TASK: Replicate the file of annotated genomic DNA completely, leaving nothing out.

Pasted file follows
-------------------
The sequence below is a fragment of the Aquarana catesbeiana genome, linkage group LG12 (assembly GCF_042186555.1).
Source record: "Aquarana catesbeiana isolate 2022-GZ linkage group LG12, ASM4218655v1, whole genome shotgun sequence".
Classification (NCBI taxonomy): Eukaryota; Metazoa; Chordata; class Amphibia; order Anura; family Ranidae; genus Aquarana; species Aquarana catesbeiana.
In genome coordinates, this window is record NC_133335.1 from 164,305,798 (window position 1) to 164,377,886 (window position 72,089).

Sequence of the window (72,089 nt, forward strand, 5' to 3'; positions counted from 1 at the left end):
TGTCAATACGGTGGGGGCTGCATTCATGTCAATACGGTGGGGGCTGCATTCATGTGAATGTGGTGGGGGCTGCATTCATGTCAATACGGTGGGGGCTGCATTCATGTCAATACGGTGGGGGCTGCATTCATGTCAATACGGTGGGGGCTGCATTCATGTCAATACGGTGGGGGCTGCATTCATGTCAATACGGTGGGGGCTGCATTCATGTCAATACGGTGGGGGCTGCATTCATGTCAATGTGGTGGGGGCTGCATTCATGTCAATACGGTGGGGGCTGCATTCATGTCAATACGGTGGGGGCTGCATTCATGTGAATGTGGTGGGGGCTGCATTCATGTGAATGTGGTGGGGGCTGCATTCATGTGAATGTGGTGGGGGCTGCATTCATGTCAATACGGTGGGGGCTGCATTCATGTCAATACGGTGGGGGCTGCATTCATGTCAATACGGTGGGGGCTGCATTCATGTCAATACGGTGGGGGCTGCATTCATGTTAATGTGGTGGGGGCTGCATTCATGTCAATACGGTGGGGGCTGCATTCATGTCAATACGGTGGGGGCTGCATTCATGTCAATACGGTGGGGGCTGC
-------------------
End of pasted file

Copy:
The sequence below is a fragment of the Aquarana catesbeiana genome, linkage group LG12 (assembly GCF_042186555.1).
Source record: "Aquarana catesbeiana isolate 2022-GZ linkage group LG12, ASM4218655v1, whole genome shotgun sequence".
Classification (NCBI taxonomy): Eukaryota; Metazoa; Chordata; class Amphibia; order Anura; family Ranidae; genus Aquarana; species Aquarana catesbeiana.
In genome coordinates, this window is record NC_133335.1 from 164,305,798 (window position 1) to 164,377,886 (window position 72,089).

Sequence of the window (72,089 nt, forward strand, 5' to 3'; positions counted from 1 at the left end):
TGTCAATACGGTGGGGGCTGCATTCATGTCAATACGGTGGGGGCTGCATTCATGTGAATGTGGTGGGGGCTGCATTCATGTCAATACGGTGGGGGCTGCATTCATGTCAATACGGTGGGGGCTGCATTCATGTCAATACGGTGGGGGCTGCATTCATGTCAATACGGTGGGGGCTGCATTCATGTCAATACGGTGGGGGCTGCATTCATGTCAATACGGTGGGGGCTGCATTCATGTCAATGTGGTGGGGGCTGCATTCATGTCAATACGGTGGGGGCTGCATTCATGTCAATACGGTGGGGGCTGCATTCATGTGAATGTGGTGGGGGCTGCATTCATGTGAATGTGGTGGGGGCTGCATTCATGTGAATGTGGTGGGGGCTGCATTCATGTCAATACGGTGGGGGCTGCATTCATGTCAATACGGTGGGGGCTGCATTCATGTCAATACGGTGGGGGCTGCATTCATGTCAATACGGTGGGGGCTGCATTCATGTTAATGTGGTGGGGGCTGCATTCATGTCAATACGGTGGGGGCTGCATTCATGTCAATACGGTGGGGGCTGCATTCATGTCAATACGGTGGGGGCTGC